No Next Steps

As a team we have decided not to do next steps. I’ve honestly never liked them. I’ve always said if I could ditch them I would, but Ofsted always ask about them so they’ve  stuck…for years!!

 I recently read Sue Allingham blog (https://famly.co/blog/management/sue-allingham-next-steps/) on what next steps really are and are they useful. At a staff meeting my staff were saying pretty much the same thing. We make some that are finished before we’ve completed writing the sentence, others we are so ambitious children don’t reach them in the allotted time limit. Staff spend time procrastinating over wording, making the SMART choosing a learning area, and in our opinion, wasting time.

As Sue Allingham states, children progress in front of our eyes. We offer challenges, engage in co-learning conversations and tune into our children’s way of learning. If we concentrate on one or two specific targets we miss so much more of children’s development. This is perfectly demonstrated by this research video that Laura Henry recently showed me  https://m.youtube.com/watch?v=IGQmdoK_ZfY, watch to the end and you’ll get the analogy. I also remember one term going through next steps and 75% were on writing, maths coming second. There are seven areas of learning, the setting were homing in mainly on two. I mentioned it but I wasn’t worried, as I knew the variety of the activities on offer was broad and balanced.

With change comes a health warning. The trick is to know your key children well. Know their starting points, know what they’re learning journey has been, and know where you’re heading with them. Basically if you know your children and have good knowledge of child development you know the journey you want to take them on. Ofsted want these stories when they come to us, be ready to tell them.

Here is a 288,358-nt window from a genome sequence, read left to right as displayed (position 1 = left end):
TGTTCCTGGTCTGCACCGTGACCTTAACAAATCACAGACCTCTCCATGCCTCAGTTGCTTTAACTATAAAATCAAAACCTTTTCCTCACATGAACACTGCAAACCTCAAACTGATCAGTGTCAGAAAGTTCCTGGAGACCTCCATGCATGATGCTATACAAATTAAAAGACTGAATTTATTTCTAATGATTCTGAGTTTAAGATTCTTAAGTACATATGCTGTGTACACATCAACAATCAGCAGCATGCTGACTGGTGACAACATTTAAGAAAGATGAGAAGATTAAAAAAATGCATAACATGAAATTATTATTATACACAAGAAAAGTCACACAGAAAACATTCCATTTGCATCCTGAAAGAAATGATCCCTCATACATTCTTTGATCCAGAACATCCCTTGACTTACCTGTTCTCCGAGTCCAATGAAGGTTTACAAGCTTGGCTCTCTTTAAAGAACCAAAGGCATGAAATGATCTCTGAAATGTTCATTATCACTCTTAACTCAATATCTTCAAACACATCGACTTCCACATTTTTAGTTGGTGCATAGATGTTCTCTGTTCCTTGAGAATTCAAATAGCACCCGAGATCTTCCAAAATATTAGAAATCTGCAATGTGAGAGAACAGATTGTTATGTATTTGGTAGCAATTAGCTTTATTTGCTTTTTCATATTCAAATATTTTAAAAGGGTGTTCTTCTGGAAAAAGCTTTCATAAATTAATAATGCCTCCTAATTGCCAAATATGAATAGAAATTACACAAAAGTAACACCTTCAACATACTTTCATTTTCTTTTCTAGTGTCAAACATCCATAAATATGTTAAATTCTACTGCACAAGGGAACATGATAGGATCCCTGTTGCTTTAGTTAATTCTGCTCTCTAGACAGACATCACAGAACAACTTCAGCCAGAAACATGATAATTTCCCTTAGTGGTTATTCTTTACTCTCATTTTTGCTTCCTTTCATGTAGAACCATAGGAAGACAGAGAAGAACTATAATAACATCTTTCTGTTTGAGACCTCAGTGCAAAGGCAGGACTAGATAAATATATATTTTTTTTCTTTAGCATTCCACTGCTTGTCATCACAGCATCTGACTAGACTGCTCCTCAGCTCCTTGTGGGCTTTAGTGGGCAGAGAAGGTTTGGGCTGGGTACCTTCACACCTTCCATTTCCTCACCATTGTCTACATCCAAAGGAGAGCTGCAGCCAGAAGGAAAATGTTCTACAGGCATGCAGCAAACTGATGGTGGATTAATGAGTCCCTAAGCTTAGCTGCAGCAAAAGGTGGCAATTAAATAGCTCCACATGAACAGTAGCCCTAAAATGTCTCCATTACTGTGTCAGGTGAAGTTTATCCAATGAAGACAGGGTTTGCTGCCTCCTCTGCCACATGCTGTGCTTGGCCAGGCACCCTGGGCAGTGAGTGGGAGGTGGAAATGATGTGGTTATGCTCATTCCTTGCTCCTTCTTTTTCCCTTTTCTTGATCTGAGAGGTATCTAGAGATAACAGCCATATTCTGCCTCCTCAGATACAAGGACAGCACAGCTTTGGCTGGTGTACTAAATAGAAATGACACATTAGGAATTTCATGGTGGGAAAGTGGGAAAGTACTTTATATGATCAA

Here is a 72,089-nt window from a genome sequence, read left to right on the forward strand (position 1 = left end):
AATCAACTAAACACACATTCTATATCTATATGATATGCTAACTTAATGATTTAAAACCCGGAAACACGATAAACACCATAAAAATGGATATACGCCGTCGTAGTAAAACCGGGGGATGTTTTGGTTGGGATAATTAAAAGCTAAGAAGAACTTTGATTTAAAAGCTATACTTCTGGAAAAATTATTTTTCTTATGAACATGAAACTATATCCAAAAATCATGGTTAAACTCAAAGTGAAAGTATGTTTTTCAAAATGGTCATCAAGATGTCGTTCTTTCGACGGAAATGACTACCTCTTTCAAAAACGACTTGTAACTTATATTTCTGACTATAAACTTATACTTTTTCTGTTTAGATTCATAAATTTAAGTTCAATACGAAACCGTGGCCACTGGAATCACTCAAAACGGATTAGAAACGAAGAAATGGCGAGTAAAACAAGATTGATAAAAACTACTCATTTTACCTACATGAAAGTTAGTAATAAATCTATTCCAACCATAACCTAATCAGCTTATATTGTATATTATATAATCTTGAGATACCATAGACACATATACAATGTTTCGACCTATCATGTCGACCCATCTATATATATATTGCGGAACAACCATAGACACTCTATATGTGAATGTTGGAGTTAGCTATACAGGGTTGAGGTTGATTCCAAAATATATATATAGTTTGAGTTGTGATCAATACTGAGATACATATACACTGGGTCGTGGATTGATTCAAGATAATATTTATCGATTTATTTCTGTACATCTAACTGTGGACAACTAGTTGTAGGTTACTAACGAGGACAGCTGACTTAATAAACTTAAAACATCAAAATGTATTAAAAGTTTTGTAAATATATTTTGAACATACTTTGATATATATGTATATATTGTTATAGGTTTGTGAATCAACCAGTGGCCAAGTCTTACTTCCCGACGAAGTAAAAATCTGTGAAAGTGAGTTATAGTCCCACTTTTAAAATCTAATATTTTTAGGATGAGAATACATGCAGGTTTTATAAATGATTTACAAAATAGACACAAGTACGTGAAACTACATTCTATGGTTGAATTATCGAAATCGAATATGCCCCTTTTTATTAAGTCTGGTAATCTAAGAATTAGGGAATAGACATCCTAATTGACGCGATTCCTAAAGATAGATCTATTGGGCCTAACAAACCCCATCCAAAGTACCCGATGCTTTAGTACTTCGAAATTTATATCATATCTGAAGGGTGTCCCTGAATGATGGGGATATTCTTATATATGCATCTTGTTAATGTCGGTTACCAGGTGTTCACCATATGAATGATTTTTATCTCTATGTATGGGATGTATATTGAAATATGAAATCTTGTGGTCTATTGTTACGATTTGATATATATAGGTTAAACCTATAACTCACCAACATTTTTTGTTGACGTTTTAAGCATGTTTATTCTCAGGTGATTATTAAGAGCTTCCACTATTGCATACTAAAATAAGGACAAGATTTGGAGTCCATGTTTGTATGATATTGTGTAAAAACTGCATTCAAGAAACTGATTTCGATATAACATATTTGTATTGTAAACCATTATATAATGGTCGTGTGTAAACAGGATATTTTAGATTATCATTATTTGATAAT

We are still tracking children on our online platform. We believe this informs and helps us plan. For us we print out the keyperson tracking which stays in the key persons pocket and is a working document to scribble (quick) notes on if and when needed.

Planning, whatever your settings form take should be child centred and reflect all staff and children. Again it shouldn’t be long winded and arduous. Spend more time with the children, that’s where the progress takes place.

Whatever you do, do it for the children. Do paperwork that helps you not that which adds stress to the work process. Be reflective always and make the learning exciting!